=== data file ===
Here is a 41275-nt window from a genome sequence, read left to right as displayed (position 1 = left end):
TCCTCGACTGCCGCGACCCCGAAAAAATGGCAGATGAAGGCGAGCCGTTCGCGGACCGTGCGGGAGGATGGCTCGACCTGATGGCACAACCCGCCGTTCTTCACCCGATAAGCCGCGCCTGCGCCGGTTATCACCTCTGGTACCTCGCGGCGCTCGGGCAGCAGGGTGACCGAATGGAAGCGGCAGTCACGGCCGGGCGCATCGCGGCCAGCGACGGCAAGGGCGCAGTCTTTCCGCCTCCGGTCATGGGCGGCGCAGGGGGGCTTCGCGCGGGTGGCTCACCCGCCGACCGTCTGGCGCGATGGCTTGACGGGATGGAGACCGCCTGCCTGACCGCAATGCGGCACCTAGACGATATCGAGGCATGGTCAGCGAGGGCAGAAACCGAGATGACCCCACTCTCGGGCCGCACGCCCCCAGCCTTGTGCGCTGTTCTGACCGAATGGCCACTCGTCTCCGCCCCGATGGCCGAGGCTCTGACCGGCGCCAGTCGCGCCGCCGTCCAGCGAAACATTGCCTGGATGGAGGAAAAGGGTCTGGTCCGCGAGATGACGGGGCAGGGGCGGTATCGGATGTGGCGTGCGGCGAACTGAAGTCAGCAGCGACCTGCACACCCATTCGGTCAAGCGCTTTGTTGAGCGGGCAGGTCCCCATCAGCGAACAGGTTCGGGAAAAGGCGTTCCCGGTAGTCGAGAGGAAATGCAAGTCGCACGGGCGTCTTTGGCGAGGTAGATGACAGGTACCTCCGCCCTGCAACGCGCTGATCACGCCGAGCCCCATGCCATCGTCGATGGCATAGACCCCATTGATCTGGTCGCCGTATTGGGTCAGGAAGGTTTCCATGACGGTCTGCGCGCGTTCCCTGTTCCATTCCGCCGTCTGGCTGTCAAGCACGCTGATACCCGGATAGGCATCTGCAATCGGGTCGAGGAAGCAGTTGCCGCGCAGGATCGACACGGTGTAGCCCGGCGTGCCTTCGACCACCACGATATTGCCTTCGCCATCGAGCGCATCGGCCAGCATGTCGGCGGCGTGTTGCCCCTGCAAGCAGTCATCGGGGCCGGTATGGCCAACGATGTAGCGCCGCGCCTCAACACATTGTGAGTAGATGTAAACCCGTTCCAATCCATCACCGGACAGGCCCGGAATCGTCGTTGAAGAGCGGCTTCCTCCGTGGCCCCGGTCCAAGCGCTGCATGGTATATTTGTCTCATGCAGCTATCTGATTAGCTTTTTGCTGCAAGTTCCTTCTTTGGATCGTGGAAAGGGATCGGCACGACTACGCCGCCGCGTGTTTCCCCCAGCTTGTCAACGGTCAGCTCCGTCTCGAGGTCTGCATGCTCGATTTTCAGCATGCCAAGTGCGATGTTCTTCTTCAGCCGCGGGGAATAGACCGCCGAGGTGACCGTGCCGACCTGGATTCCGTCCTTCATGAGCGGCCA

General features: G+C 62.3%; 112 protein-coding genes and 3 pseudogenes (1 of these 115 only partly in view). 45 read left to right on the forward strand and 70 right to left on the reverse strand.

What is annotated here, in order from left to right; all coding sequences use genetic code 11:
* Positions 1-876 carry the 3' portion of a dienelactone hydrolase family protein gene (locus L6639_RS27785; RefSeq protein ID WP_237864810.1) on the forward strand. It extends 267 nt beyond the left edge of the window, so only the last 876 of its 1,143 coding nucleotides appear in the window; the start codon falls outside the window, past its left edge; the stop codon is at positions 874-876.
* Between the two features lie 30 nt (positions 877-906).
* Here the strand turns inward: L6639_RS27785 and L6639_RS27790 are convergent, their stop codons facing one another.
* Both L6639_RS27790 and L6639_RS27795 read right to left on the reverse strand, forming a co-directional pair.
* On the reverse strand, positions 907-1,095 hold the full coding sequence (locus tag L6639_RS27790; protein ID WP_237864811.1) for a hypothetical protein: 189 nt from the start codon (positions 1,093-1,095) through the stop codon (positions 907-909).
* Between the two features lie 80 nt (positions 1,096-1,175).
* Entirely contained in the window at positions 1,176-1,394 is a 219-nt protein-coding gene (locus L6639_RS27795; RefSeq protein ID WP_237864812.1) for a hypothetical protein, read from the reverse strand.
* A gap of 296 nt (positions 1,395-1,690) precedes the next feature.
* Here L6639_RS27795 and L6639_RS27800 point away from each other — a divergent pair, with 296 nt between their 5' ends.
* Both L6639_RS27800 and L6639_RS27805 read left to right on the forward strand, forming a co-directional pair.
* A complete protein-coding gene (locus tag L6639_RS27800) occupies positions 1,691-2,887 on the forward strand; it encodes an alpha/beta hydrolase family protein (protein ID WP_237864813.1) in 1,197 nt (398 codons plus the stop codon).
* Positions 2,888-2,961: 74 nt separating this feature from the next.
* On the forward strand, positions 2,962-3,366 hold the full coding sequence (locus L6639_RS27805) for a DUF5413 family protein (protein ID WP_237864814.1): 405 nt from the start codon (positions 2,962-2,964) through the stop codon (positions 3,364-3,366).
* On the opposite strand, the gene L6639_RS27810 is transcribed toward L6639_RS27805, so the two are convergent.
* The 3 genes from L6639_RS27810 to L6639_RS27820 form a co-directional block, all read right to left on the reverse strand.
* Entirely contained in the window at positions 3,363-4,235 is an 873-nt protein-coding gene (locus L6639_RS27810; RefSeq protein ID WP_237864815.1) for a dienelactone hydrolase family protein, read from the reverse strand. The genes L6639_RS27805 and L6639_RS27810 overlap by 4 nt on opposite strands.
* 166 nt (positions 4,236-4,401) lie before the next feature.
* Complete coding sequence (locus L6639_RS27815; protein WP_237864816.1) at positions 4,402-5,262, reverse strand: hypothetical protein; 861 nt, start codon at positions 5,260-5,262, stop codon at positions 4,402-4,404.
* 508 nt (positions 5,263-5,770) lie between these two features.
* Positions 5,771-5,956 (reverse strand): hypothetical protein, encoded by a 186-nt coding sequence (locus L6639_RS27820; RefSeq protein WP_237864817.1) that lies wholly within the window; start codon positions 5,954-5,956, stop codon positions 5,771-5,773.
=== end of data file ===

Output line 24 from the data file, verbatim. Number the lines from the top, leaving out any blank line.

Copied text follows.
* Positions 5,771-5,956 (reverse strand): hypothetical protein, encoded by a 186-nt coding sequence (locus L6639_RS27820; RefSeq protein WP_237864817.1) that lies wholly within the window; start codon positions 5,954-5,956, stop codon positions 5,771-5,773.